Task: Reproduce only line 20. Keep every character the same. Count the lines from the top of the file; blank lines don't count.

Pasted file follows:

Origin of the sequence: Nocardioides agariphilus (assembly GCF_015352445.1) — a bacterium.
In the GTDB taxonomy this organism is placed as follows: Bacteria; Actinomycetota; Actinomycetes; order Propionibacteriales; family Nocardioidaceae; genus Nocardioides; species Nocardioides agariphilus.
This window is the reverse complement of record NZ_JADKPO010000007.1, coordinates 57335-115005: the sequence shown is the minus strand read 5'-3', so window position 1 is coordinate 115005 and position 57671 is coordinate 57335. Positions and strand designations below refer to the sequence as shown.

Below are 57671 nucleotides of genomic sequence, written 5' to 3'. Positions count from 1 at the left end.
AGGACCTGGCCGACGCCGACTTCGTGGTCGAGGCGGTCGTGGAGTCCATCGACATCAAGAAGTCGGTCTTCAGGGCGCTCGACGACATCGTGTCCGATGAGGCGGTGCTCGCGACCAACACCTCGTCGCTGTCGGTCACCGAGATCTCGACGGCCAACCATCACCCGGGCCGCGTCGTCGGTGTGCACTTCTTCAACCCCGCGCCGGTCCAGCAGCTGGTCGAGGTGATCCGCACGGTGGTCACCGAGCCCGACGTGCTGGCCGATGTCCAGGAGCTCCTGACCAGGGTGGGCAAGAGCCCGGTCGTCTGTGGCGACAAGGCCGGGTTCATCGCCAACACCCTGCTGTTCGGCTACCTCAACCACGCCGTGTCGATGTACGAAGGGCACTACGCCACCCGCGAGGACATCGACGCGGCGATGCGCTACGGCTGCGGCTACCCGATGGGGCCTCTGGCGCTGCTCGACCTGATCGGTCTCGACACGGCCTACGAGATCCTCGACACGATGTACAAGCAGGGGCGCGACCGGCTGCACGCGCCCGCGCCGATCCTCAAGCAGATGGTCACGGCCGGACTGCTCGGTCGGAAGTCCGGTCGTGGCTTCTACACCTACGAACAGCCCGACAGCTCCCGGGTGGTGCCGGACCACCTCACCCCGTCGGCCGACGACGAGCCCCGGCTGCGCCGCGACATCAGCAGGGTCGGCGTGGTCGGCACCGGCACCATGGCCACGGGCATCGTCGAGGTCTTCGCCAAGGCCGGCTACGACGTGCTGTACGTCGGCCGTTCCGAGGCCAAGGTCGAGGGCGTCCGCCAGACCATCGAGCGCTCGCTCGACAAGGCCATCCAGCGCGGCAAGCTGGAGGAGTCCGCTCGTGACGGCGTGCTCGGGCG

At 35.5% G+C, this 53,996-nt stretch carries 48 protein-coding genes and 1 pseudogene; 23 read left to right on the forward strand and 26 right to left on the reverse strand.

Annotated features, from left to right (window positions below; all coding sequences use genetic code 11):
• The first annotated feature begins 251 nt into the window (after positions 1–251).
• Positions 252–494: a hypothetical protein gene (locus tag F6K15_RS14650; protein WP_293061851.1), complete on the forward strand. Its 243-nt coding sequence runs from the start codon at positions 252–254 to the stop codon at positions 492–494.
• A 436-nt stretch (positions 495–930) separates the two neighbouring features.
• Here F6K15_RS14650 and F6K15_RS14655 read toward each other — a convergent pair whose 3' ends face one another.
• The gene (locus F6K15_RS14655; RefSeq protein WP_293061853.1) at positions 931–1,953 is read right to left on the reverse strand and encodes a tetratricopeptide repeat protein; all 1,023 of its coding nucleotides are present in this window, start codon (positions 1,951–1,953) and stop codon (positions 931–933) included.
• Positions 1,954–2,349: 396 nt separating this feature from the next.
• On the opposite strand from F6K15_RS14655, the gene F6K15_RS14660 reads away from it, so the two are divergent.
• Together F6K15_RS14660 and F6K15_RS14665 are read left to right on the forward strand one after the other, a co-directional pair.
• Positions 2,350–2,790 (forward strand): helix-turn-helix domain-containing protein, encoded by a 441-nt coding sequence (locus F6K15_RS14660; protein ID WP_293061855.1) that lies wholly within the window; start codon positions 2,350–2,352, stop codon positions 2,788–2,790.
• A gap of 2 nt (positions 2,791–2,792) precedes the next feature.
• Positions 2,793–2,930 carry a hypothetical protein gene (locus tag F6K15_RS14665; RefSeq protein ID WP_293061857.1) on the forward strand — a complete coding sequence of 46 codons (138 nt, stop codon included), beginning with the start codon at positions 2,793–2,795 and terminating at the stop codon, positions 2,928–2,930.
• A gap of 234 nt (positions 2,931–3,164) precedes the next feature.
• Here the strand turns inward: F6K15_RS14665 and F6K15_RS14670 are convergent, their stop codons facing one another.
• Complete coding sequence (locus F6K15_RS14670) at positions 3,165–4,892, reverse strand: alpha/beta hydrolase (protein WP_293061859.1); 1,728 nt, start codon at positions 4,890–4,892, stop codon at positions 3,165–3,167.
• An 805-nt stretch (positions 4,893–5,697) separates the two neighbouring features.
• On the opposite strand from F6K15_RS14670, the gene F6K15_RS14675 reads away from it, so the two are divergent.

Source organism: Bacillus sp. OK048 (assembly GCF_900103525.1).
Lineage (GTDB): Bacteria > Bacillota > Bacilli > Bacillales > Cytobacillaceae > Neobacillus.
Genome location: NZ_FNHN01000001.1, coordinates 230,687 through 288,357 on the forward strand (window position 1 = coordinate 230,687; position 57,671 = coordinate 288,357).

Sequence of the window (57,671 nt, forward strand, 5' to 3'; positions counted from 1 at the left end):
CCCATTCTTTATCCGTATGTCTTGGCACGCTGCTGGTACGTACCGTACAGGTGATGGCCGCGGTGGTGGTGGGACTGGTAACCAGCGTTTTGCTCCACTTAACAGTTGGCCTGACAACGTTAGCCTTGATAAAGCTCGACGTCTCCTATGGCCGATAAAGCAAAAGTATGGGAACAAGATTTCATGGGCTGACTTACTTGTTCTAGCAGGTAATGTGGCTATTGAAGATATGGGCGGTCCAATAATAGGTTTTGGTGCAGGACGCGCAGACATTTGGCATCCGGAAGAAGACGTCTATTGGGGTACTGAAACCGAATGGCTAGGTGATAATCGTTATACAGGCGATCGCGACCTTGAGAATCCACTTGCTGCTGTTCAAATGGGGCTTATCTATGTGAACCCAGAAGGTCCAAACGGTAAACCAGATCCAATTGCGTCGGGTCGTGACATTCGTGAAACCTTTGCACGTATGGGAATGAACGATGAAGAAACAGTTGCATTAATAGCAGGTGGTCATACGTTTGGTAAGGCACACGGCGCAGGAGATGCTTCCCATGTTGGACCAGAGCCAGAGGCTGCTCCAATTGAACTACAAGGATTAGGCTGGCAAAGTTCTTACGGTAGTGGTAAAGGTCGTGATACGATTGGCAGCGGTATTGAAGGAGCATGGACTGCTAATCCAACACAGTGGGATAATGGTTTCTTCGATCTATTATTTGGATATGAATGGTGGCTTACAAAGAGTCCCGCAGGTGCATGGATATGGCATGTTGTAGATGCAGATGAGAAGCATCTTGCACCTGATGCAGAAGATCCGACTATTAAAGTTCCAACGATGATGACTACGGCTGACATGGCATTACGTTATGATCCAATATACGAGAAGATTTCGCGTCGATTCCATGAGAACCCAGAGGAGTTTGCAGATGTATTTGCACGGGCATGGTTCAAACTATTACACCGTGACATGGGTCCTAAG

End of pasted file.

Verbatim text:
• Here the strand turns inward: F6K15_RS14665 and F6K15_RS14670 are convergent, their stop codons facing one another.